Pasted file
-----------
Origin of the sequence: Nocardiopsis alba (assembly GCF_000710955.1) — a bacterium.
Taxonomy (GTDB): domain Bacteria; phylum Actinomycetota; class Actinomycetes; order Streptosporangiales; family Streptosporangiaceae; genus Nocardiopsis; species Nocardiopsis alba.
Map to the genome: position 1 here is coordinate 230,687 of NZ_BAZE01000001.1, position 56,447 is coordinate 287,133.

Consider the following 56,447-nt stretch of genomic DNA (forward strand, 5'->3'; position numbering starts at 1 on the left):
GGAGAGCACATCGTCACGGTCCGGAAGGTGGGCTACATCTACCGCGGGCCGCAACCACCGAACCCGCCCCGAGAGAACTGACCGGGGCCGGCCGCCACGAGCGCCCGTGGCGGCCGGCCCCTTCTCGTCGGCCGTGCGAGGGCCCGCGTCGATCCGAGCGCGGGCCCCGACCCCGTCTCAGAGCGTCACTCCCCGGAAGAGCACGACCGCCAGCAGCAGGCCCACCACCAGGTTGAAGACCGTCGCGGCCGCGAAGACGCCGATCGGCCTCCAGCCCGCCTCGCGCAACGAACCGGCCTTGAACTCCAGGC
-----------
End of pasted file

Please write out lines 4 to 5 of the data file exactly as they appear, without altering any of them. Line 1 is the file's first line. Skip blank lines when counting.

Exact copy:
Consider the following 56,447-nt stretch of genomic DNA (forward strand, 5'->3'; position numbering starts at 1 on the left):
GGAGAGCACATCGTCACGGTCCGGAAGGTGGGCTACATCTACCGCGGGCCGCAACCACCGAACCCGCCCCGAGAGAACTGACCGGGGCCGGCCGCCACGAGCGCCCGTGGCGGCCGGCCCCTTCTCGTCGGCCGTGCGAGGGCCCGCGTCGATCCGAGCGCGGGCCCCGACCCCGTCTCAGAGCGTCACTCCCCGGAAGAGCACGACCGCCAGCAGCAGGCCCACCACCAGGTTGAAGACCGTCGCGGCCGCGAAGACGCCGATCGGCCTCCAGCCCGCCTCGCGCAACGAACCGGCCTTGAACTCCAGGC